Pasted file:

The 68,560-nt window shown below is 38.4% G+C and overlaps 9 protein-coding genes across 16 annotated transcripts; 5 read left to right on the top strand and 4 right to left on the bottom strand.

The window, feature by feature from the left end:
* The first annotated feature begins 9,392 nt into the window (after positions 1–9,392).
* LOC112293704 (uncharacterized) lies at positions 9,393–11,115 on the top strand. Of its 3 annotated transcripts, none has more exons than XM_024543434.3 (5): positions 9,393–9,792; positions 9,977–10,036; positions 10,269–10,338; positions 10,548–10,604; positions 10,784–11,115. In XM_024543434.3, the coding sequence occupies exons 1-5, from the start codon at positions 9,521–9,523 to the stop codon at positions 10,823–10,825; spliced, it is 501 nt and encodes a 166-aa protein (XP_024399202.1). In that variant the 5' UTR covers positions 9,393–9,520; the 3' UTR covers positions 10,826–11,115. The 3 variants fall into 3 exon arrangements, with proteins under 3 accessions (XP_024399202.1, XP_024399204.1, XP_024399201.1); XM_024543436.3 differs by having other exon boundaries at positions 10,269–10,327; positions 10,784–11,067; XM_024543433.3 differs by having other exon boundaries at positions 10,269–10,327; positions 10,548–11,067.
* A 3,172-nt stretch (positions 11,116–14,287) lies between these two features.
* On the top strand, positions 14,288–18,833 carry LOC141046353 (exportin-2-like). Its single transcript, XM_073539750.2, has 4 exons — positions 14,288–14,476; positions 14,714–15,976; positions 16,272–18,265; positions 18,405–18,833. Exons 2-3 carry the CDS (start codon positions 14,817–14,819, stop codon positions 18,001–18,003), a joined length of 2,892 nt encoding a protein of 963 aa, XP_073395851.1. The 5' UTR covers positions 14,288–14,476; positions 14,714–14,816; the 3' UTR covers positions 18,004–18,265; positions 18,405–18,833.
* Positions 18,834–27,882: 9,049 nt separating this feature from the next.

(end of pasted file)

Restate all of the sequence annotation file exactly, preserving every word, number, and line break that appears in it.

The 68,560-nt window shown below is 38.4% G+C and overlaps 9 protein-coding genes across 16 annotated transcripts; 5 read left to right on the top strand and 4 right to left on the bottom strand.

The window, feature by feature from the left end:
* The first annotated feature begins 9,392 nt into the window (after positions 1–9,392).
* LOC112293704 (uncharacterized) lies at positions 9,393–11,115 on the top strand. Of its 3 annotated transcripts, none has more exons than XM_024543434.3 (5): positions 9,393–9,792; positions 9,977–10,036; positions 10,269–10,338; positions 10,548–10,604; positions 10,784–11,115. In XM_024543434.3, the coding sequence occupies exons 1-5, from the start codon at positions 9,521–9,523 to the stop codon at positions 10,823–10,825; spliced, it is 501 nt and encodes a 166-aa protein (XP_024399202.1). In that variant the 5' UTR covers positions 9,393–9,520; the 3' UTR covers positions 10,826–11,115. The 3 variants fall into 3 exon arrangements, with proteins under 3 accessions (XP_024399202.1, XP_024399204.1, XP_024399201.1); XM_024543436.3 differs by having other exon boundaries at positions 10,269–10,327; positions 10,784–11,067; XM_024543433.3 differs by having other exon boundaries at positions 10,269–10,327; positions 10,548–11,067.
* A 3,172-nt stretch (positions 11,116–14,287) lies between these two features.
* On the top strand, positions 14,288–18,833 carry LOC141046353 (exportin-2-like). Its single transcript, XM_073539750.2, has 4 exons — positions 14,288–14,476; positions 14,714–15,976; positions 16,272–18,265; positions 18,405–18,833. Exons 2-3 carry the CDS (start codon positions 14,817–14,819, stop codon positions 18,001–18,003), a joined length of 2,892 nt encoding a protein of 963 aa, XP_073395851.1. The 5' UTR covers positions 14,288–14,476; positions 14,714–14,816; the 3' UTR covers positions 18,004–18,265; positions 18,405–18,833.
* Positions 18,834–27,882: 9,049 nt separating this feature from the next.